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CBO to score Sen. Ted Cruz's health care proposal

Sen. Cruz on health care
Sen. Cruz on health care 05:48

As lawmakers head back to Washington after their July 4 recess, Senate Republicans wary of the current iteration of the health care plan are waiting for the Congressional Budget Office's (CBO) formal score of Texas Senator Ted Cruz's amendment to the bill.

Axios first reported that Senate Republicans had asked the CBO to analyze Cruz's plan -- calling for one estimate of the bill that includes the Texas Senator's changes and one that doesn't, so that they might get a better sense of the impact of his proposal, according to a GOP aide familiar with discussions.

The original CBO report for the Senate's Better Care Reconciliation Act (BCRA) estimated that 22 million more Americans would not have health insurance, while reducing the deficit by $321 billion over the next decade. CBO also found the BCRA would lower average premiums by 20 percent in 2026 compared to current law, but in 2018, premiums would go up by 20 percent and in 2019 would rise by 10 percent compared to current law.

The revised scores are likely to be released this week, as lawmakers tackle several big agenda items for the remainder of July. On top of health care, they're working on a budget resolution, tax reform and sanctions legislation involving Russia and Iran. 

As the August recess quickly approaches, President Trump urged members to act, tweeting on Monday that he could not imagine that Congress would "dare leave Washington without a beautiful new health care bill full approved and ready to go!"

Under Cruz's and Utah Senator Mike Lee's Consumer Freedom Option, insurance companies would be allowed to sell any health coverage plan they wish, so long as they also provide one plan that satisfies the mandates of the Affordable Care Act.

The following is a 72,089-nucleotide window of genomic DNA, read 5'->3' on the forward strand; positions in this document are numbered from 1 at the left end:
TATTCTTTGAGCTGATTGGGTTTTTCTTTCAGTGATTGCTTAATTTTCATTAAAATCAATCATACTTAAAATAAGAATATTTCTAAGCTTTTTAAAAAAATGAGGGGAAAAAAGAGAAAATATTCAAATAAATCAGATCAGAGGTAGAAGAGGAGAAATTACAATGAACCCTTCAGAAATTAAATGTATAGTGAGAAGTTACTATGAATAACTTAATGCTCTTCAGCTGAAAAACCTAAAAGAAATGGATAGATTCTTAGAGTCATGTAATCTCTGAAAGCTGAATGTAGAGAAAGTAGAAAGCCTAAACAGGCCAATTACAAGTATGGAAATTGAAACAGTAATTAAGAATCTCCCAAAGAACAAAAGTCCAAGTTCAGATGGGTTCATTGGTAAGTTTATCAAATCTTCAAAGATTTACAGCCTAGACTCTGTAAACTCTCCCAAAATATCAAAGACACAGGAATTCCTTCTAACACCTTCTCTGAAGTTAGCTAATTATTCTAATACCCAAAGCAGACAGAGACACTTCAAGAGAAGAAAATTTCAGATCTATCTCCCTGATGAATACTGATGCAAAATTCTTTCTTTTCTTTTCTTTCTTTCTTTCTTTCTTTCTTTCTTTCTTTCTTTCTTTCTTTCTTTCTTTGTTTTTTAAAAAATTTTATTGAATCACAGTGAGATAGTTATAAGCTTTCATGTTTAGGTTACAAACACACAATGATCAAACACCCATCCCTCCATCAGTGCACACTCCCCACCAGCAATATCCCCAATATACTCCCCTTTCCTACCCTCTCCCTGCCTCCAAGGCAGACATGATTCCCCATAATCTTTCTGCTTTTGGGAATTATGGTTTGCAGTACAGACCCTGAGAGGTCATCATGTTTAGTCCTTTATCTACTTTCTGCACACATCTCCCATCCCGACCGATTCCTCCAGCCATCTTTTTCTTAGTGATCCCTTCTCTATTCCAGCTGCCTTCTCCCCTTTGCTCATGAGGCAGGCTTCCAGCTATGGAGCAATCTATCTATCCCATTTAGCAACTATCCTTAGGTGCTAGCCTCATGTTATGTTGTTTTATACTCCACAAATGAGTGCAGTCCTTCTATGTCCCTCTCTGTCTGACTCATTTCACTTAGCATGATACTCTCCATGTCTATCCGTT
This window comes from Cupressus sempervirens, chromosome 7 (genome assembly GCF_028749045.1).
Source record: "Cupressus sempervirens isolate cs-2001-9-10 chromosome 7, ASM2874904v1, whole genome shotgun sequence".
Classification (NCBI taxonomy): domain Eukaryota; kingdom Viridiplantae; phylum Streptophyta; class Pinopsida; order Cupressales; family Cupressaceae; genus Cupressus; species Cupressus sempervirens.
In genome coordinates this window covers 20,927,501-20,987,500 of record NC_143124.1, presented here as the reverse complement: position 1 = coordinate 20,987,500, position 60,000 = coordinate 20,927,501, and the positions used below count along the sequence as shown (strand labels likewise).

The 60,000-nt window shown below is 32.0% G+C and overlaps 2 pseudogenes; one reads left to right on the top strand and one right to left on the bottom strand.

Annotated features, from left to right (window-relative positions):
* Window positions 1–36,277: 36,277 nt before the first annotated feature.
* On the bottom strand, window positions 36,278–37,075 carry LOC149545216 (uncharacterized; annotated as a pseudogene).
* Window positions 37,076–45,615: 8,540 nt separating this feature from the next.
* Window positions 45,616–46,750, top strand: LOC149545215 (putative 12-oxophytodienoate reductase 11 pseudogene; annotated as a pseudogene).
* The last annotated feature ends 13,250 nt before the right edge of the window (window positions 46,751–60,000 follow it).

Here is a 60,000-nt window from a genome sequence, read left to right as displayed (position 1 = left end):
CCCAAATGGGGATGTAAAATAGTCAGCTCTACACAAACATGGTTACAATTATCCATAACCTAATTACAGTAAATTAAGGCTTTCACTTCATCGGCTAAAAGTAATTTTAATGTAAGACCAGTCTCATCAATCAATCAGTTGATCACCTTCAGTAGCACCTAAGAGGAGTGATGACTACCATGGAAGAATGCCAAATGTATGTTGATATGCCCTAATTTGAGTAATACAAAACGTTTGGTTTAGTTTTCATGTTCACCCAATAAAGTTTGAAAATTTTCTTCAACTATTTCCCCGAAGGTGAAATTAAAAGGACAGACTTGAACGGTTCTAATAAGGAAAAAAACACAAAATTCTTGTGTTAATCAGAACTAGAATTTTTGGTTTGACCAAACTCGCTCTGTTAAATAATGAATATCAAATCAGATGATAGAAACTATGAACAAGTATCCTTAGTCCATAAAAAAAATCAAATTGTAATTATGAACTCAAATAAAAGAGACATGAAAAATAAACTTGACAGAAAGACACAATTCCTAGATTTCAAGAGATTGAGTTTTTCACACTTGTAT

Lee told CBS' John Dickerson last week that the fix would help "re-inject free market forces" in order to "bring down costs for middle Americans."

Sen. Lee on health care 07:16

"By guaranteeing them at least one Obamacare compliant plan, we're guaranteeing them exactly what they have now but giving them more options. Options that would inevitably unleash free market forces, that would in turn bring down the price of health care. That's what we want to do. As to those who would be on the Obamacare-compliant plan still, there are ways of funding those. There are ways of making sure that those don't go down into a downward spiral," Lee said of the proposed plan.

Speaking on "Face the Nation" on Sunday, Cruz also defended the plan, saying that failure is not an option for Republicans who ran on the hope of repealing and replacing Obamacare.

"This has been a central promise Republicans have made to the voters for seven years. I think we've got to deliver. And the way to deliver, what I have been urging more than anything else, the way to get this done, let's focus on lowering premiums," said Cruz.

He added,  "What it says is, 'You, the consumer, you, the patient, should have the freedom to choose the insurance you want.' It shouldn't be the government dictating what insurance you can buy. So that if an insurance company offers at least one plan that's consistent with a Title One mandate, so that meets all of the mandates that you've got to provide right now."

Cruz went on to say that his proposed amendment would be designed to be a compromise to bring together conservatives and moderates.

"The biggest reason so many millions of people are unhappy with Obamacare is that it's made their premiums skyrocket. If we can fix that with commonsense solutions, give people more choices, more options, more freedoms, and lower premiums, that'll be a win."

Democrats including Senate Minority Leader Chuck Schumer, of New York, have since called Cruz's plan "a hoax," saying the only way to improve health care is for Republicans to work in a bipartisan way.   

Lee also acknowledged the plan might not garner enough support, saying that if Republicans can't agree, Congress should repeal Obamacare, and provide a fix at a later date. 

"If we adopted a measure, if we passed a measure repealing Obamacare, we put a delayed implementation measure in there, with the understanding that, at that point, after passing the repeal measure, we would undertake this step-by-step process of deciding what comes next, I think it's easier," he said on "Face the Nation."

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